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Online Deerslayer

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Servo removal
« on: March 06, 2020, 06:43:32 AM »
There are a lot of ARFs in our collective hands, predominantly constructed of some sort of foam.

Many of these owners will sooner or later need or want to remove a servo or perhaps a receiver or even some weights (I have done all of this). We find that sometimes the things are stuck in place as if someone's life depended upon them staying come hell or high water. Very nasty!

Sometimes  the only way you can get the thing out is to start cutting, gouging and prying, possibly making a major mess of the foam.

If you are lucky, you can use a solvent to break the mechanical bond between the servo and the foam. The Flitetest guys put me on to this a long time ago.
The usual solvent is ordinary isopropol alcohol from the medicine cabinet. It will not damage plastic or foam or paint of any kind that I have encountered.

Soak the joint area, either by dripping the alcohol around it or using a small paint brush, kept soaked. Try to start prying the glue away from either the servo or the foam or perhaps both, at one or more places. An Exacto knife, dental pick (my preferred method) or such may work best. Once you start to lift even the tiniest edge, keep soaking that area. You should find that it gets easier to pry more of the joint apart, especially if you pause frequently.

Be careful. Some plastics, particularly the cases of our beloved HXT and Turnigy type servos, are easily cracked and broken. Not a big concern if you just intend to junk it.

Unfortunately, some factories and even some modellers like to slap their adhesive all around a servo, including underneath it. This makes removal particularly difficult. With some luck, you can break the bond around the visible part of the servo and pour lots of solvent into the gap. You may need to wait a few seconds or a couple of minutes for it to take effect.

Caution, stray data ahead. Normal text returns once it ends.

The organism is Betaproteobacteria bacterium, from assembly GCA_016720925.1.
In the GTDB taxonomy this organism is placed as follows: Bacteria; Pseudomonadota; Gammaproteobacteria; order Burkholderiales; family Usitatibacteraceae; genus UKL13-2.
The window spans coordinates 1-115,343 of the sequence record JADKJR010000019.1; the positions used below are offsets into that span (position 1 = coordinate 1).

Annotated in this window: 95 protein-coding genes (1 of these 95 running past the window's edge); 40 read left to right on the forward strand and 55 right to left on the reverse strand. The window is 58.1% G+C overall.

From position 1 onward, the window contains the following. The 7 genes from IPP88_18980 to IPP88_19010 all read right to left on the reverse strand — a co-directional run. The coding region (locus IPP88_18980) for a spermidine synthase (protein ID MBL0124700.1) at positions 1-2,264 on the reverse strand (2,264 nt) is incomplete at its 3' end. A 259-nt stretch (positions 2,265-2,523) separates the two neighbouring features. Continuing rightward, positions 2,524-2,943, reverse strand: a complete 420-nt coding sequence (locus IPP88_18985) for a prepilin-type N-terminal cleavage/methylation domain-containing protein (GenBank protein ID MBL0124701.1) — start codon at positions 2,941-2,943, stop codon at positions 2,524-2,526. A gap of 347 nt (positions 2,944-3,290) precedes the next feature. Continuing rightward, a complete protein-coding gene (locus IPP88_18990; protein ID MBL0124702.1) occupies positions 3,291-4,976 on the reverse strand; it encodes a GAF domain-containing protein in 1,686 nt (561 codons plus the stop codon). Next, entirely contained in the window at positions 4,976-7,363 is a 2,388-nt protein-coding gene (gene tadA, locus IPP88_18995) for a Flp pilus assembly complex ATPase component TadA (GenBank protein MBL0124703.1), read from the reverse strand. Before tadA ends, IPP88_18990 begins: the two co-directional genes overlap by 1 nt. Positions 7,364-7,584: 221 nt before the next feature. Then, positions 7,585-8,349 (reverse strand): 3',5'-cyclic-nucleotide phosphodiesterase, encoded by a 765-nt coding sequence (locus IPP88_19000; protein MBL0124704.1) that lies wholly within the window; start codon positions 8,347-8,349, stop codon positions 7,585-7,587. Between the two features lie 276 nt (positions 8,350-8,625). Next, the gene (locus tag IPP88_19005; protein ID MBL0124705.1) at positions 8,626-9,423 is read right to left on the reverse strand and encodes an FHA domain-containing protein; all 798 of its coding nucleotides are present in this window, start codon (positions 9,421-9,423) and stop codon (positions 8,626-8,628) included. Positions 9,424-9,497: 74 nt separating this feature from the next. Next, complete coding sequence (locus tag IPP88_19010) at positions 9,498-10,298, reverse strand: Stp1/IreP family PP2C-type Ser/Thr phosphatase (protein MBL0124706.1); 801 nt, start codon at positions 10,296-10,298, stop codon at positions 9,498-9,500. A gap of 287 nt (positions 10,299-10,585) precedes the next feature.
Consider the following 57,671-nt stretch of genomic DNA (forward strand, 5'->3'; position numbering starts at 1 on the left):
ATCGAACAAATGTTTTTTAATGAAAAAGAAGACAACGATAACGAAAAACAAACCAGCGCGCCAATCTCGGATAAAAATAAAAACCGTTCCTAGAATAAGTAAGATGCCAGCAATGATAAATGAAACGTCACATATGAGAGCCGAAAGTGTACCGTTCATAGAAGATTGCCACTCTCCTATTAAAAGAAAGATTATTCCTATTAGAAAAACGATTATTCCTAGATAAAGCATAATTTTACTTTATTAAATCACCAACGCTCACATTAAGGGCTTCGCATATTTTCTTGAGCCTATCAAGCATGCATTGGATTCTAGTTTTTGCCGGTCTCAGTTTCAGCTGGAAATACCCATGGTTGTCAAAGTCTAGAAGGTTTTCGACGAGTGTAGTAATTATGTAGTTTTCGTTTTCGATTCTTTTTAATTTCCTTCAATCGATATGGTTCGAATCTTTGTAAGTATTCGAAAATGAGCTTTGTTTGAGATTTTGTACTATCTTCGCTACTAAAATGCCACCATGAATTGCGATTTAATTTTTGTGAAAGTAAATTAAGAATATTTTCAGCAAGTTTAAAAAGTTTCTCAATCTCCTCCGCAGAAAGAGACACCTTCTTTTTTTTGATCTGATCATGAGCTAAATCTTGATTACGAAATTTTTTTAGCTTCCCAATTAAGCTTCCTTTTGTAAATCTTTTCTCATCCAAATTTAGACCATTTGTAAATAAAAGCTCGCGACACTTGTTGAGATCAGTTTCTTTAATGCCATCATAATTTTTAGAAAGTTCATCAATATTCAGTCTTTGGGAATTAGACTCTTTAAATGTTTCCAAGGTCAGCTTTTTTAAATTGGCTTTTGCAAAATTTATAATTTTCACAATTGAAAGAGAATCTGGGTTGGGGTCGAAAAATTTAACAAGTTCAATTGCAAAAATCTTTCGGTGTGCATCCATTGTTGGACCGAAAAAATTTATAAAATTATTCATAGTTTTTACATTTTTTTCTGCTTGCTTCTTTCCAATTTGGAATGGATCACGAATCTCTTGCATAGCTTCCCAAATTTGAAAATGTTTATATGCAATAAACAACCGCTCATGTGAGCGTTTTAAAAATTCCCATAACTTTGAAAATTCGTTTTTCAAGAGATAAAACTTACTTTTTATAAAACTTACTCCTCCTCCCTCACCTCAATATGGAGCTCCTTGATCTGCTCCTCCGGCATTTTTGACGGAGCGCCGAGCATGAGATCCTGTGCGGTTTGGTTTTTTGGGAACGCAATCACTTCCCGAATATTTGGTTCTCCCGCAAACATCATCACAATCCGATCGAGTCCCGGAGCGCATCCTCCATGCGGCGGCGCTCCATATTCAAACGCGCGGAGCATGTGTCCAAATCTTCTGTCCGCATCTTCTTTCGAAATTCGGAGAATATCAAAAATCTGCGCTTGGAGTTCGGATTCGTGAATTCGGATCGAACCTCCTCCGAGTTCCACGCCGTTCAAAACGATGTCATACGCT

The principle involved id that the alcohol is very low viscosity and density, as well as being quite volatile. This means that it will "wick" into microsopic spaces, and vaporize, expanding that space. 

When you have extracted the object, you can use more solvent to clean it up. I have servos that have been removed, the gear train replaced, reassembled and they are indistinguishable from brand new ones.

When the time comes to re-install the servo, push it part way in, apply just a bit of hot glue at a couple of places, preferably at or under the tabs, and then fully seat it. It should be solid as a rock, yet you can extract it easily, if necessary, using this solvent technique.

IMPORTANT NOTE:
I was stumped while trying to remove a defective servo from my (Joysway) Hobby King Skipper. Alcohol did  not work. The crap they cemented this thing in with seems like what is used on high end double-sided tape, i.e., it remains extremely sticky and terrible to get off of anything - including fingers!
In my desperation, I noticed a little bottle of something called Un-Cure I had bought many dog years ago but did not recall ever using. It came from the local hobby shop, sold as a CA debonder.  So, I dribbled some onto a piece of scrap foam to ensure that it didn't just dissolve the object. Then, I used the same technique as described above. Voila! It worked. I will find out for sure, when I find a suitable replacement servo, that there is  no residue which would defeat the new hot glue bond. I have no idea what chemical this stuff is, but at least I have a clean removal and ten whole working fingers.
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Offline ganguy

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Re: Servo removal
« Reply #1 on: March 06, 2020, 07:57:14 AM »
To avoid removal problems, when installing new servos, I embed small pieces of wood in the foam and use the mounting screws that come with the servo. I'm hard on servos and this makes replacement an easy field-fix.
Churchill said: "Success is a series of failures during which one does not lose enthusiasm!"